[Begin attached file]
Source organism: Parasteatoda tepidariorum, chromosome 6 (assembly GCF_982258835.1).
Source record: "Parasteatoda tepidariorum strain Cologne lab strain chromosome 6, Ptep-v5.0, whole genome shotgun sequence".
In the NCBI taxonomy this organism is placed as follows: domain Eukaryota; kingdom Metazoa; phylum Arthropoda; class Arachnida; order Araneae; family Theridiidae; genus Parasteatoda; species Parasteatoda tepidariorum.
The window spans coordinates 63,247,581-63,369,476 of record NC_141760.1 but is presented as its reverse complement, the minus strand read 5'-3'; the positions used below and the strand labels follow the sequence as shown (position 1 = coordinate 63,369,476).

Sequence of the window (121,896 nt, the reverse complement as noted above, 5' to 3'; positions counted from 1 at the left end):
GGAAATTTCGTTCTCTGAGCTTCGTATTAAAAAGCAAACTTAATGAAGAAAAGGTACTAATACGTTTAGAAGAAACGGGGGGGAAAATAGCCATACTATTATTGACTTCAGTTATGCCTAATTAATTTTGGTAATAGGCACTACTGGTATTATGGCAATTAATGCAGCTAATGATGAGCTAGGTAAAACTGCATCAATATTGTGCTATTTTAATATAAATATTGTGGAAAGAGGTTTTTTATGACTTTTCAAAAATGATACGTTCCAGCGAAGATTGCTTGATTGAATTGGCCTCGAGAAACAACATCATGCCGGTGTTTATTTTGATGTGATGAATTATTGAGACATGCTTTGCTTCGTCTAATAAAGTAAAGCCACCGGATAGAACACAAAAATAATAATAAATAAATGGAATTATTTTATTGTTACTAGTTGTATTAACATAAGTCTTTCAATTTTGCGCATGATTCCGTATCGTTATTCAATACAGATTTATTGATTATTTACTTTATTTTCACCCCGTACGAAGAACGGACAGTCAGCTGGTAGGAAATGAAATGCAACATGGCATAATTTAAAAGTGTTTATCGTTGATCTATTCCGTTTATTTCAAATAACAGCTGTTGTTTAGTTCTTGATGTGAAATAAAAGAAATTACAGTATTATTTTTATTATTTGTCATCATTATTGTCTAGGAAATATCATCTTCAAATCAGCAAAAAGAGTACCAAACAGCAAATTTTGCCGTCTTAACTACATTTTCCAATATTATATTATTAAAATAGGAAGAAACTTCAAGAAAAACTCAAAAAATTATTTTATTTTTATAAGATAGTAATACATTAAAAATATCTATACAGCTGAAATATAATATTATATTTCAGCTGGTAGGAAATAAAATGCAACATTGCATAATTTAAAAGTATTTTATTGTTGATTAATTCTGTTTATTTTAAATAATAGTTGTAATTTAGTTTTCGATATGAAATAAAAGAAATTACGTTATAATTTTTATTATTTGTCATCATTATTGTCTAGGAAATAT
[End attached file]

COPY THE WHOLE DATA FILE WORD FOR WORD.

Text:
Source organism: Parasteatoda tepidariorum, chromosome 6 (assembly GCF_982258835.1).
Source record: "Parasteatoda tepidariorum strain Cologne lab strain chromosome 6, Ptep-v5.0, whole genome shotgun sequence".
In the NCBI taxonomy this organism is placed as follows: domain Eukaryota; kingdom Metazoa; phylum Arthropoda; class Arachnida; order Araneae; family Theridiidae; genus Parasteatoda; species Parasteatoda tepidariorum.
The window spans coordinates 63,247,581-63,369,476 of record NC_141760.1 but is presented as its reverse complement, the minus strand read 5'-3'; the positions used below and the strand labels follow the sequence as shown (position 1 = coordinate 63,369,476).

Sequence of the window (121,896 nt, the reverse complement as noted above, 5' to 3'; positions counted from 1 at the left end):
GGAAATTTCGTTCTCTGAGCTTCGTATTAAAAAGCAAACTTAATGAAGAAAAGGTACTAATACGTTTAGAAGAAACGGGGGGGAAAATAGCCATACTATTATTGACTTCAGTTATGCCTAATTAATTTTGGTAATAGGCACTACTGGTATTATGGCAATTAATGCAGCTAATGATGAGCTAGGTAAAACTGCATCAATATTGTGCTATTTTAATATAAATATTGTGGAAAGAGGTTTTTTATGACTTTTCAAAAATGATACGTTCCAGCGAAGATTGCTTGATTGAATTGGCCTCGAGAAACAACATCATGCCGGTGTTTATTTTGATGTGATGAATTATTGAGACATGCTTTGCTTCGTCTAATAAAGTAAAGCCACCGGATAGAACACAAAAATAATAATAAATAAATGGAATTATTTTATTGTTACTAGTTGTATTAACATAAGTCTTTCAATTTTGCGCATGATTCCGTATCGTTATTCAATACAGATTTATTGATTATTTACTTTATTTTCACCCCGTACGAAGAACGGACAGTCAGCTGGTAGGAAATGAAATGCAACATGGCATAATTTAAAAGTGTTTATCGTTGATCTATTCCGTTTATTTCAAATAACAGCTGTTGTTTAGTTCTTGATGTGAAATAAAAGAAATTACAGTATTATTTTTATTATTTGTCATCATTATTGTCTAGGAAATATCATCTTCAAATCAGCAAAAAGAGTACCAAACAGCAAATTTTGCCGTCTTAACTACATTTTCCAATATTATATTATTAAAATAGGAAGAAACTTCAAGAAAAACTCAAAAAATTATTTTATTTTTATAAGATAGTAATACATTAAAAATATCTATACAGCTGAAATATAATATTATATTTCAGCTGGTAGGAAATAAAATGCAACATTGCATAATTTAAAAGTATTTTATTGTTGATTAATTCTGTTTATTTTAAATAATAGTTGTAATTTAGTTTTCGATATGAAATAAAAGAAATTACGTTATAATTTTTATTATTTGTCATCATTATTGTCTAGGAAATAT